AK: I enjoyed your comments during the Fleming centenary panel discussion at CrimeFest in Bristol last month. Care to share your thoughts of Sebastian Faulks’ new Bond novel, Devil May Care?

TC: Hmm. Well, here’s my problem … I was not over-impressed with Devil May Care, and that’s putting it very politely. I would happily go into detail, were it not for the fact that I’d love to have the chance, one day, of doing another Bond, and showing what happens when someone who loves the Fleming books, loves the craft of thriller-writing, and does not feel that the genre is beneath him treats 007 with the respect he deserves. So I probably should not offend the Fleming estate, should I? Instead, I will let Sebastian Faulks make my point for me. He said, of his commission to write a Bond book, “It’s like asking someone who writes complex, symphonic music to write a pop song.”

Were anyone to suggest that that was condescending garbage, I would not necessarily be inclined to disagree.

AK: Let’s get back to the opening of The Survivor. Having Carver in recovery allowed for more detail on the conspiracy plot that provides the backbone for this new book, and allows the reader to focus more on your secondary lead, Alix Petrova. Were you conscious or worried that your protagonist was off center stage for so long?

TC: Absolutely. The fact that Carver is all messed-up at the end of The Accident Man, and then has to be put back together at the start of The Survivor was the real root of most of my problems with this book. I had to find a way of keeping readers gripped, even though the hero of the book was incapable of any action. This was a huge, huge issue for my editors and agents, who all (perfectly reasonably) took the view that if people buy a book because its hero is Samuel Carver, they want to see their man up and doing from the word go. I got around the problem, to some extent, by having a prelude, set five years earlier, in which you see him setting up an “accident” that doesn’t work out quite as he’d planned. This then sets in motion the events that will play out in the rest of the book. But what’s interesting is that you, like other readers, haven’t seen it as a problem. You’ve seen an opportunity to do other things and focus on other characters. This means, I think, that once Carver gets going, all the set-up work has been done, so the flow of the action is pretty well uninterrupted for the final two-thirds of the book. Also, it enables Alix, the heroine, to function as an independent character, which is really important to me. I very much want the women whom Carver encounters to be active protagonists, not just screaming arm-candy.

AK: I thought that Alix Petrova could actually carry her own series, as her back-story is fascinating. I also felt that as her creator, you seem to like her a lot ...

TC: Alix is a really interesting character to me, for one major reason, which is that she refuses to die. I had originally planned to kill her two-thirds of the way through The Accident Man. But she survived into the final act. Then, I was certain that she would die at the end of the book, mirroring the death of the princess at the beginning, as the price Carver paid for that earlier killing. Turns out he paid the price himself. So then we get to The Survivor and she was absolutely, categorically going to snuff it, but ... well, I can’t say without spoiling everything. Suffice it to say that she will not be the lead female character in the third book ... but that does not mean we’ve seen the last of her. I do like her, and I’m quite proud of her, too. Of course, she’s a stereotypical character in some ways--gorgeous Russian spy-chick: not exactly a new idea!--but I’d like to think she has complexities which take her beyond that cliché. And I like the idea of her own series ... thanks for that!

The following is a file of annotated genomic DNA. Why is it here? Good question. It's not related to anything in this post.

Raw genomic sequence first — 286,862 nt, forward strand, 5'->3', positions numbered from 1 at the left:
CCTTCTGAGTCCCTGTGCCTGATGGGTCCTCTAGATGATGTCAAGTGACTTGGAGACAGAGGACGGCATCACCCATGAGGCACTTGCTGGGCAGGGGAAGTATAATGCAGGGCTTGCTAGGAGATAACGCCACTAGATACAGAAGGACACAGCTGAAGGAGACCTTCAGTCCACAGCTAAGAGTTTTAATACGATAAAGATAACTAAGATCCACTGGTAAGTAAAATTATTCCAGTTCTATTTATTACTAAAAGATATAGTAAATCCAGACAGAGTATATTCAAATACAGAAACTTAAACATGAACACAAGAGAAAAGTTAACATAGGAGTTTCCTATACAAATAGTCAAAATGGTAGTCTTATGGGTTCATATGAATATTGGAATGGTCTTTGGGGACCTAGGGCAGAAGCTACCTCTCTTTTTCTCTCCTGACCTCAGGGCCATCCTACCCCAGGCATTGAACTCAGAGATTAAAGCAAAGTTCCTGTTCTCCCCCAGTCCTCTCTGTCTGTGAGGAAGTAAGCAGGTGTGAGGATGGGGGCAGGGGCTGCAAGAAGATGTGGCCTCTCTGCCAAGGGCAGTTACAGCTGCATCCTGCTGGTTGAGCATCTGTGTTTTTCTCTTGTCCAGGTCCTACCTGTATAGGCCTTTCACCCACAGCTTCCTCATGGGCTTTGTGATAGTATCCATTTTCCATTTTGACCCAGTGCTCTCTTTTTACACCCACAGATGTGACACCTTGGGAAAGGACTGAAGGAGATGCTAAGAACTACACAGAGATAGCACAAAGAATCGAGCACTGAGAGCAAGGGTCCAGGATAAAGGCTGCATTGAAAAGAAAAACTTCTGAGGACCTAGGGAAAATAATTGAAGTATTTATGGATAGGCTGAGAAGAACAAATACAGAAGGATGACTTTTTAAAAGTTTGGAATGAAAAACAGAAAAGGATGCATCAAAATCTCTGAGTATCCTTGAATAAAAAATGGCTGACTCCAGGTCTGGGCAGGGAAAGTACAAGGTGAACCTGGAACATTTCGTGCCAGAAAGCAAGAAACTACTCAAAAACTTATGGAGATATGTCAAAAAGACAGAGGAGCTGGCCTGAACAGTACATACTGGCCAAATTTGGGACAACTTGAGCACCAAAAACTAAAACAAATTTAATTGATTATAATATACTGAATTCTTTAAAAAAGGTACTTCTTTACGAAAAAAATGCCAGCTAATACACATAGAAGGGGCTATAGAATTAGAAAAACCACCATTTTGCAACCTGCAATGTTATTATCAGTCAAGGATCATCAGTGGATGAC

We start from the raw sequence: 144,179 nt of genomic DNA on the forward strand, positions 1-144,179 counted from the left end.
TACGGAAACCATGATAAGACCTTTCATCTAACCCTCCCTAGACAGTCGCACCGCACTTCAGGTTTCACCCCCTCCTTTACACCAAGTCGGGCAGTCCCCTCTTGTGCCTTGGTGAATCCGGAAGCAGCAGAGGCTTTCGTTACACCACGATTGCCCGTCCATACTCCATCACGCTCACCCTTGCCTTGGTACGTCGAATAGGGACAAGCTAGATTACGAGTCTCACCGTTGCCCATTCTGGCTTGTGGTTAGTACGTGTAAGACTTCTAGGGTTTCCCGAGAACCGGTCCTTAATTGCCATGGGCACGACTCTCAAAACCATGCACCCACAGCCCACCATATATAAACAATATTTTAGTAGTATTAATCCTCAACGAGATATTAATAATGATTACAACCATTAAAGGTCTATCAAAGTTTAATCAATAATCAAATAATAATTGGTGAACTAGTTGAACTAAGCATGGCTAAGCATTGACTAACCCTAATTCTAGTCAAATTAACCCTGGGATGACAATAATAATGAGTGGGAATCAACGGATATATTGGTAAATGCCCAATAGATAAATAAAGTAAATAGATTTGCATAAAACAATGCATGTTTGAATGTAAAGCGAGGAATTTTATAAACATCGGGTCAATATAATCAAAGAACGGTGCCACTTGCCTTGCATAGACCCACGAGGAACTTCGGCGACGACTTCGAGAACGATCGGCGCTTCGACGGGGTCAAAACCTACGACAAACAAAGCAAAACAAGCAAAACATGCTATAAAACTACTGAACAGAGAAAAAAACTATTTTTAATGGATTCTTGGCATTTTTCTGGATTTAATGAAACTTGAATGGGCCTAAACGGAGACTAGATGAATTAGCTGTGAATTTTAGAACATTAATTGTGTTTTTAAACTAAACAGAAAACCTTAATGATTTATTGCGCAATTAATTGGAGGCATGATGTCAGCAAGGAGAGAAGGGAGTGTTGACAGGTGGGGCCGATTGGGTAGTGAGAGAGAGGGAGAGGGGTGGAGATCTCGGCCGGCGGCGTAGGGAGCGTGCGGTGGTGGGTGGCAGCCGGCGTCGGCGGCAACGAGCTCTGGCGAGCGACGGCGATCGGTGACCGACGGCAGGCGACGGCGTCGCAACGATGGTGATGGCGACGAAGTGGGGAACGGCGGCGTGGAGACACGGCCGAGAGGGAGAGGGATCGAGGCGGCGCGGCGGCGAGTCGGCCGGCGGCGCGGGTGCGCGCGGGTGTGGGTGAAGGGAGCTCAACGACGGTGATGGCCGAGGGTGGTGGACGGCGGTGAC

AK: In The Survivor I noticed that your writing style has subtly changed. You use shorter and more terse chapters, and switch points of view in a manner more pronounced than in The Accident Man. Was this a conscious decision, or an unconscious one?

TC: A bit of both. The multiple POVs were forced on me as a result of Carver’s semi-absence from the scene, and also the complicated, multi-layered nature of the story line. The short chapters often started out longer, but got tighter and tighter with every edit, as we worked to give The Survivor the same relentless pace that was one of the main characteristics of The Accident Man. So that was deliberate. I actually like short chapters. They’re looked down upon by many critics because of the associations with supposedly down-market authors like James Patterson and Dan Brown (though if I had those guys’ advances and royalty checks I wouldn’t [care] what any critic thought). But to me, they’re closer to the rhythms people are used to from contemporary movie and TV editing. The length of shots and scenes has become radically shorter on-screen, because viewers assimilate information so much faster. That being the case, I think you have to provide readers with a comparable kind of kinetic energy on the page as well. I like keeping the focus moving. And there’s also that chocolate-box effect with short chapters. People say, “I’ll just have one more ... and another ... and another ...”